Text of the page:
A GYPSY family whose long-running bid to create a pitch in green belt woodland - which saw a four-year legal battle ensue with Barnsley Council - were just one of three to successfully overrule planning bosses over 12 months, a new document has revealed.

The site, in Worsbrough Wood, is covered by a preservation order and - despite a planning application being refused by councillors - work on readying the site continued despite threats of legal action by the council.

Planning bosses’ initial refusal in 2020 cited the scheme - submitted by Christian Smith and Alice Doran - as being ‘harmful to the character and appearance of the conservation area and neighbouring Grade II-listed Worsbrough Hall’.

The couple - who have two young children - did not accept the ruling, which led to the installation of concrete blocks to stop the use of access routes, but these were subsequently moved by the occupants before legal threats were made.

Following an investigation by the Planning Inspectorate, the family’s been granted a temporary three-year stay on the land - just one of three appeals lost by the council in the financial year.

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The decision, outlined in planning board documents which will be discussed at Tuesday’s meeting, will set a ‘dangerous precedent’, according to councillors who initially refused consent.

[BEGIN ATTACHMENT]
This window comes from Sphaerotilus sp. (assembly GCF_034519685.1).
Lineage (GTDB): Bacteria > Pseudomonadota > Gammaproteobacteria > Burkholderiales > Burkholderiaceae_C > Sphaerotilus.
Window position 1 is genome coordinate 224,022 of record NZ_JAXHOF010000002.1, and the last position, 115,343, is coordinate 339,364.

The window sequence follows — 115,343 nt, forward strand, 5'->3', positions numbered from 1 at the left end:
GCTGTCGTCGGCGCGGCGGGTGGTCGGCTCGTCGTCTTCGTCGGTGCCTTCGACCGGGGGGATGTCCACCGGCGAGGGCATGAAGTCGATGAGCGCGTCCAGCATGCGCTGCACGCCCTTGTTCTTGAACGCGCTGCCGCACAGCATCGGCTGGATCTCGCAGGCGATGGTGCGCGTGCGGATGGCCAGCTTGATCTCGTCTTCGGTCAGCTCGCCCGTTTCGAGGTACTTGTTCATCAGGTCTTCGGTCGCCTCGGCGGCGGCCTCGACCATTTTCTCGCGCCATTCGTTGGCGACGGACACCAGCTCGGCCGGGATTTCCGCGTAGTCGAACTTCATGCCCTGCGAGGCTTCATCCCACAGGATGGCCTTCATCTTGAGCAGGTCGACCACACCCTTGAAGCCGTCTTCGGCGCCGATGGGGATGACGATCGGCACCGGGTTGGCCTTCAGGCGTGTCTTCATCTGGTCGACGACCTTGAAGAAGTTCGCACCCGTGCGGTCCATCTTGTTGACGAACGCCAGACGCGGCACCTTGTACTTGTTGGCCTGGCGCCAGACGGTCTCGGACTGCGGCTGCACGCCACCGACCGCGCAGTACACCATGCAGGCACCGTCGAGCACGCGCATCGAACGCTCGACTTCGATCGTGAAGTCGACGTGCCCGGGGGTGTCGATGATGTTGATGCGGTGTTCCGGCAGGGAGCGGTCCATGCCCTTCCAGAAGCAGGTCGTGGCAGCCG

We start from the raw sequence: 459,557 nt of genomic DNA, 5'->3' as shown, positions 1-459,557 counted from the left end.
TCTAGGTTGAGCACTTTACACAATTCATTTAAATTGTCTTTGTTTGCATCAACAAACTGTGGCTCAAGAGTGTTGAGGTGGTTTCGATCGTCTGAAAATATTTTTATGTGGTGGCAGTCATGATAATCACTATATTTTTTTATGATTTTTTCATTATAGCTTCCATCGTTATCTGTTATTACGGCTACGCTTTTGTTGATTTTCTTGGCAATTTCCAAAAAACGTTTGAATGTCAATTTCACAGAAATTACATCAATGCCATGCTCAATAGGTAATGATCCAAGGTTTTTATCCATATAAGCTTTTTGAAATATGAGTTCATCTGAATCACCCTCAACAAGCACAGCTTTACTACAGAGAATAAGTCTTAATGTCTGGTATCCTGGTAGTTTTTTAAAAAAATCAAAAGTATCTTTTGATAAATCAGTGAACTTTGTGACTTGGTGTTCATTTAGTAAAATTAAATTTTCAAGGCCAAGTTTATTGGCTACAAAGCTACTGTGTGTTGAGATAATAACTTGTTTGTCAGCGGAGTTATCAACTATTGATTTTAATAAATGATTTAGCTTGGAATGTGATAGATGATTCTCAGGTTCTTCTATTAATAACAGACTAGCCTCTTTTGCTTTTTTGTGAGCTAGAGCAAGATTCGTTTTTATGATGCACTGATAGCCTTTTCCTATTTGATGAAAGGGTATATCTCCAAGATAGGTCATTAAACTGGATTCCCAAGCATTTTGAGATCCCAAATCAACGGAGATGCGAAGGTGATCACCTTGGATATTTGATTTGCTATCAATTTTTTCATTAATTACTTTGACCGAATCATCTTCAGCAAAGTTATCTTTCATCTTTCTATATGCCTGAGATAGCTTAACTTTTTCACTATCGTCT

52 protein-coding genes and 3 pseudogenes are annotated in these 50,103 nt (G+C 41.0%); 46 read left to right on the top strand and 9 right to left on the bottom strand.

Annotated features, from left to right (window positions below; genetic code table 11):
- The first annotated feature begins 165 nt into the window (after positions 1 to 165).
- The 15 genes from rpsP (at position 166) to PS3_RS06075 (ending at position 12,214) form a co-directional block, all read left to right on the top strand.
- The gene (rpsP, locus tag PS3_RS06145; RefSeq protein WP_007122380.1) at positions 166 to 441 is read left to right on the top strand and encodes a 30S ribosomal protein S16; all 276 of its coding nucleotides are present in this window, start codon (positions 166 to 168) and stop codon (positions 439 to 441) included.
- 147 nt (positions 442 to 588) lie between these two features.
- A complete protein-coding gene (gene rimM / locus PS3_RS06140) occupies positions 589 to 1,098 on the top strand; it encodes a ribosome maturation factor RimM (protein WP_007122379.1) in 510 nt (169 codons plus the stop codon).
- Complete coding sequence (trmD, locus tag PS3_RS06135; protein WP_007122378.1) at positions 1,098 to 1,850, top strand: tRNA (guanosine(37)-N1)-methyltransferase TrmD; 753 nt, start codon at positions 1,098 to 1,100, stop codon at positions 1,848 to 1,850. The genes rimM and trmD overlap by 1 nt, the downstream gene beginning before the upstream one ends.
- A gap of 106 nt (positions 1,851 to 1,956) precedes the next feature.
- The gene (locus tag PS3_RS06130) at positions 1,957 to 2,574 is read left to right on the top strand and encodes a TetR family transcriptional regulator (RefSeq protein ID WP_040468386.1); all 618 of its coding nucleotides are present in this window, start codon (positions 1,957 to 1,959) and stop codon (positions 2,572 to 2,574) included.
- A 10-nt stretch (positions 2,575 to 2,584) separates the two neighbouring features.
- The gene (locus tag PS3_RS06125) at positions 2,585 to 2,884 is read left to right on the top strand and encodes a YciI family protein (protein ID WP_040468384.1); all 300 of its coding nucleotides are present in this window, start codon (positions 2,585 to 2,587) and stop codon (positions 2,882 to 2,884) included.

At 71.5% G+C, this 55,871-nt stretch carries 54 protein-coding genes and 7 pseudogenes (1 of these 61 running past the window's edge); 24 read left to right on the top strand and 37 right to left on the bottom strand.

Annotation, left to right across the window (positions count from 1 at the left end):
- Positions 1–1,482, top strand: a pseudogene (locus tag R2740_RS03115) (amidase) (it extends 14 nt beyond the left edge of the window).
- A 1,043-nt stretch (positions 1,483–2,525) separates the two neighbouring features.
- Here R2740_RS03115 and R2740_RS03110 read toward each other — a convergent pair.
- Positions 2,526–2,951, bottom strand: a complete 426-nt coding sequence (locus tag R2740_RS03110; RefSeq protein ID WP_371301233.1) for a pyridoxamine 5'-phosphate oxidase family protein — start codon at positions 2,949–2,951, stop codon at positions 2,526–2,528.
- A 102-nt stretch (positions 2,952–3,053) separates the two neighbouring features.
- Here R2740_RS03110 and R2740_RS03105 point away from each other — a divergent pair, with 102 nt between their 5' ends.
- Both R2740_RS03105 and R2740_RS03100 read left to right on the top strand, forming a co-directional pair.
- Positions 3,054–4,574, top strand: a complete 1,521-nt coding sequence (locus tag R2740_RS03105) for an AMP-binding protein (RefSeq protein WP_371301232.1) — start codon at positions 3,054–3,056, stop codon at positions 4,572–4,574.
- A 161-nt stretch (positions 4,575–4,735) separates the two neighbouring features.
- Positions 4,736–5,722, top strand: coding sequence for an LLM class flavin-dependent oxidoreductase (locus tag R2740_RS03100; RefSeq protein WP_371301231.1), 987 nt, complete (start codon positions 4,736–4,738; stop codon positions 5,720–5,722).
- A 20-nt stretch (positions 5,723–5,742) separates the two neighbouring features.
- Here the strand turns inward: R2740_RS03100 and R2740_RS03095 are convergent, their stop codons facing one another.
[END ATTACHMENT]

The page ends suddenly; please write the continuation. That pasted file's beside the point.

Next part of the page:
A Planning Inspectorate report said: “The appeal site and listed building are sufficiently close to one another that the pitch and one or other of the buildings would each be visible from certain points along Worsbrough Road and Hall Close.

“Conditions limiting the number of caravans stationed, the size of vehicles parked and preventing commercial activity on the site are all required in the interests of helping to safeguard the character and appearance of the area.

“In principle it is considered that a temporary permission would serve to reduce the severity of harm relating to the site.

“It would also allow for an increased possibility of alternative suitable sites becoming available within the borough, having regard to the likely timescale for the delivery of sites allocated in the council’s local plan.

“On this basis, personal planning permission, limited to a temporary three-year period, is appropriate.

“For the avoidance of doubt we would have arrived at the same conclusion even if it had been found there was a five-year supply of deliverable sites, because of the present situation regarding immediate unmet need.”

When the three-year term ends, the families will have the right to apply to the council to extend the term, or put the land back to its original state.

“The appellant has referred to the constraint imposed by the high proportion of land in the borough that is in the green belt, some 77 per cent.

“There can be no doubt that if the appeal was unsuccessful it would take away a settled base for the family, who may potentially need to resort to living on the roadside and face disruption to their general healthcare and their daughter’s educational provision as a result.”